It's hard to write this post without getting gossipy. Because there's an (awesome-sounding) party tonight that is, in fact, born out of a very real controversy. A controversy here in Austin.
So Austin Pride is this weekend, hosted by The Austin Gay and Lesbian Chamber of Commerce. It is a two-day event with some MONEY and some extremely well-selected entertainment (Mario Cantone, haaay!) behind it. This is the 8th year of the festival, and may I just say that after living north of the Bay Area for two years in California, and losing my "Pride virginity" in Los Angeles of all places roughly four years ago with my gay besties, I was thrilled to move back to Austin and see that it HAD a Pride. My little Austin!
However, the official line from Austin Pride is that it is "family-friendly." I.e., no assless chaps. And the subversive, carnivalian, perhaps shocking forms of dress and behavior that come with an assless-chaps-embracing community.
The goal of Austin Pride - again, from organizers - is to be educational, to not alienate, to not scare anybody.
Which I can understand ... sort of. Ross and I were talking about this in the car the other day, and he said: "Well I see their point. They want to be taken seriously."
But that's just the thing. The standards that define "serious" and "silly" in our culture are shaped by heteronormative rules.
(And friends, at SF and Los Angeles Pride, you witness those rules being gleefully broken. Even though I'm not gay, or a man - though I've sometimes wondered if I might be a sweet gay man inside a woman's body? - that wild anything-goes spirit gives way to some exhilarating celebration. I enjoyed the longest dance party of my entire life at a Paramount Studios back lot that year in LA, a vast sea of shirtless and sweaty pectorals, with me, blond Tolly, happily bobbing away in the center of it.)
"But I know several serious drag queens!" I retorted, to Ross. Which is a lie. All the drag queens I've ever seen, in my life, are hysterical broads. They want to make you laugh.
You're laughing because you begin to see what a made-up thing gender is, where hormones and nature-bequeathed DNA strands stop, and social constructions take over.
Anyway, without getting too off-topic here, a group of queer activists in Austin have organized a "counter-Pride" march and party for tonight: QueerBomb. The idea is to celebrate queer culture in ALL its diverse, eye-popping glory, which I think is AWESOME.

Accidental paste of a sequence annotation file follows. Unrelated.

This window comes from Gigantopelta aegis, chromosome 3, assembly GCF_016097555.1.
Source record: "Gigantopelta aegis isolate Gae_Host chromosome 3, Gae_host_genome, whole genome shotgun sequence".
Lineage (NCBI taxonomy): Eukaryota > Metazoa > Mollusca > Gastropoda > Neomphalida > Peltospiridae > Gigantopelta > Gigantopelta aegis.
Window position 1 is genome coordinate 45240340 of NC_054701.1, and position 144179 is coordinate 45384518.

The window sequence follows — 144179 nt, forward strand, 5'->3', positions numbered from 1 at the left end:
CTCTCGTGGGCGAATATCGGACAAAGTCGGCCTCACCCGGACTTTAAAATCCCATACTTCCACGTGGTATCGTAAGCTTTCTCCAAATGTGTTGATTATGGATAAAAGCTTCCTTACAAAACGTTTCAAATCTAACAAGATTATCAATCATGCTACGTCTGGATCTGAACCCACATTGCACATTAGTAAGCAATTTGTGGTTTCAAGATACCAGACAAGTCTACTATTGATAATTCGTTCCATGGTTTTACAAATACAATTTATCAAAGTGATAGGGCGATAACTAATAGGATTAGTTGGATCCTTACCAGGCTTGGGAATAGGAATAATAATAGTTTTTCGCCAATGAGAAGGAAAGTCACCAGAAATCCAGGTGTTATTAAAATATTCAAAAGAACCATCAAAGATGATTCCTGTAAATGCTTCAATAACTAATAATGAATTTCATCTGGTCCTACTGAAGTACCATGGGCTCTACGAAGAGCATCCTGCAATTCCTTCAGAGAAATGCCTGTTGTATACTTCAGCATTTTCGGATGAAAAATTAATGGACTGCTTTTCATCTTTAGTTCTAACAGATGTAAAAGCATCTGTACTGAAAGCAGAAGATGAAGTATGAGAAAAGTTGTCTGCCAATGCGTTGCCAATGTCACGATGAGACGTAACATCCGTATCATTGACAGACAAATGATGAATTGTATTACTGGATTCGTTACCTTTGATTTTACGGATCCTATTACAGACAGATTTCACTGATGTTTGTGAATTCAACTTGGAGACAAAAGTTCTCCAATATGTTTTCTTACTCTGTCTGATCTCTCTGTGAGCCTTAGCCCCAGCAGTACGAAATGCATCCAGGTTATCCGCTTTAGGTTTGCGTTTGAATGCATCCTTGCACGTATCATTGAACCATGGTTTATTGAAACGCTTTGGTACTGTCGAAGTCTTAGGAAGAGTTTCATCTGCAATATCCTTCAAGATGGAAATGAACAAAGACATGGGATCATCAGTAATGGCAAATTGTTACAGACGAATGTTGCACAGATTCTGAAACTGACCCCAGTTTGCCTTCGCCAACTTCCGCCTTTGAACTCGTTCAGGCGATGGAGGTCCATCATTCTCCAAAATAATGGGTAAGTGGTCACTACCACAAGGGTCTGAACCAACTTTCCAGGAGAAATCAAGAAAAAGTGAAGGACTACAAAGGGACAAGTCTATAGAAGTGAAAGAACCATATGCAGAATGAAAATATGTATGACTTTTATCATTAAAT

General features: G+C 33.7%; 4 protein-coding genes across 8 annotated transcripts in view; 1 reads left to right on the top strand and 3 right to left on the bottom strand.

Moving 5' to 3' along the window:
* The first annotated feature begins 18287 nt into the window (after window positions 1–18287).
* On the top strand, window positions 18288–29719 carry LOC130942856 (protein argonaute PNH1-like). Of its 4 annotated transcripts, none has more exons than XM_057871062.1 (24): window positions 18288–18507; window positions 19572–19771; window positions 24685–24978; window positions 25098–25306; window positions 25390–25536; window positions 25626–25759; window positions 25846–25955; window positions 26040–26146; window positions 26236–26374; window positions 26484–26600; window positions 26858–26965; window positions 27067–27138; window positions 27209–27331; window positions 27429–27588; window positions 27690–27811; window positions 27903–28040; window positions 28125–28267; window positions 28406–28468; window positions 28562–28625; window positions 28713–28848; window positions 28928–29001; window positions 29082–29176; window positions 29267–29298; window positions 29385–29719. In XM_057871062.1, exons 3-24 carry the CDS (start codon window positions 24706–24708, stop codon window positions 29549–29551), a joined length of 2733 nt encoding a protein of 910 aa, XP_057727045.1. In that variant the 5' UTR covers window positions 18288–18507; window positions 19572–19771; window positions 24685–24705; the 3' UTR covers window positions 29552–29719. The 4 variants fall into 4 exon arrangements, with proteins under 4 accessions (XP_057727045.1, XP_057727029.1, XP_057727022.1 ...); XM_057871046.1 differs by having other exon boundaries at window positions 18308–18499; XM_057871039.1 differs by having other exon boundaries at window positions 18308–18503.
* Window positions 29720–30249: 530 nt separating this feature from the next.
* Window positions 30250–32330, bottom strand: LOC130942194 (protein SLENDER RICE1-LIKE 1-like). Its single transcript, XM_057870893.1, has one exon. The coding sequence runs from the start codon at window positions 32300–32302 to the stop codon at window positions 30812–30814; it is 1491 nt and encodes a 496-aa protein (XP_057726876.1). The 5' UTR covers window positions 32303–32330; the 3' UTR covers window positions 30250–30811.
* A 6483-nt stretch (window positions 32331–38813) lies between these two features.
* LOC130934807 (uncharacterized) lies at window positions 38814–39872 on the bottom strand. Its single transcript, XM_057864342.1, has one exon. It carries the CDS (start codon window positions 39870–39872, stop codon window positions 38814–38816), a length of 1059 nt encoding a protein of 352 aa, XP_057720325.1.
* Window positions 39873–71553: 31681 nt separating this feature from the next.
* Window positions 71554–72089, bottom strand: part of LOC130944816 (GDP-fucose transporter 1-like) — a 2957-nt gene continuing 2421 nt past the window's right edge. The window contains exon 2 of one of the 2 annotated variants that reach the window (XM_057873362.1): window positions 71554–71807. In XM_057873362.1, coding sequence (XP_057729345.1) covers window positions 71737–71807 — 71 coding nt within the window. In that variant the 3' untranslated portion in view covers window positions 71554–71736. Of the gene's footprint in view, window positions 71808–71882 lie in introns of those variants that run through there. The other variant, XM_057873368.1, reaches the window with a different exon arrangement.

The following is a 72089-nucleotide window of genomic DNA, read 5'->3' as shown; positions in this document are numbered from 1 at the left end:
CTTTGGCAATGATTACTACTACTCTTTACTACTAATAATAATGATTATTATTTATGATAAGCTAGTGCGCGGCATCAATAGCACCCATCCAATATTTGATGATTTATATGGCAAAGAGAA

For context, I give you some Pride background by the Austin Chronicle's Kate Getty, in an analysis she wrote back in 2008:
"The concept of Pride originated out of a riot in Greenwich Village, New York City, June 28, 1969, at the Stonewall Inn to be exact, a speakeasy gay bar. After the events of that fateful evening, Stonewall became known as the place where, for the first time, gays, lesbians, drag queens, and those deemed "different" stood up to the oppression they regularly faced. In 1969, even the simple acts of same-sex dancing and canoodling were enough for search, seizure, and a nice beat-down. Police would raid gay bars on the regular. Queers were sick and disgusting and an easy target. But on that June night, after a day of laying beloved icon Judy Garland to rest, those angry Stonewall patrons pushed back in revolt. The event is cited as the beginning of the modern American LGBT movement. In honor of Stonewall, most communities celebrate Gay Pride in June with locally sanctioned celebrations without the threat of being beaten bloody, thrown into jail or a mental institution, or just plain killed dead."
Kate Messer's also has an article in this week's Chronicle, about QueerBomb, here.
Republic of Austin's Chris Apollo Lynn's insightful, personal post about QueerBomb is here.
And now, I give you tonight's QueerBomb details!:
MARCH: Friday, June 4, 8:30pm (details below)
PARTY: Immediately following march at Independent Studios (501 Studios)
FEATURING: Little Stolen Moments, Christeene, Kings & Things, DJ Jay Jay Booya and DJ Chelsea Starr (of Hot Pants Party fame)
The march will leave from The Independent and march down 6th, looping back up 7th for the party. Outrageous, gender-bending dress is encouraged.
In the words of one of my buddies (and a QueerBomb ring leader), "let's all look like Xanadu vomited on Sid & Nancy, mmkay?"
(PS: What are YOUR thoughts on Austin Pride and QueerBomb? Would love to hear how you all feel about any and all of it, no matter where you stand. Truly I am trying to take a nuanced viewpoint myself).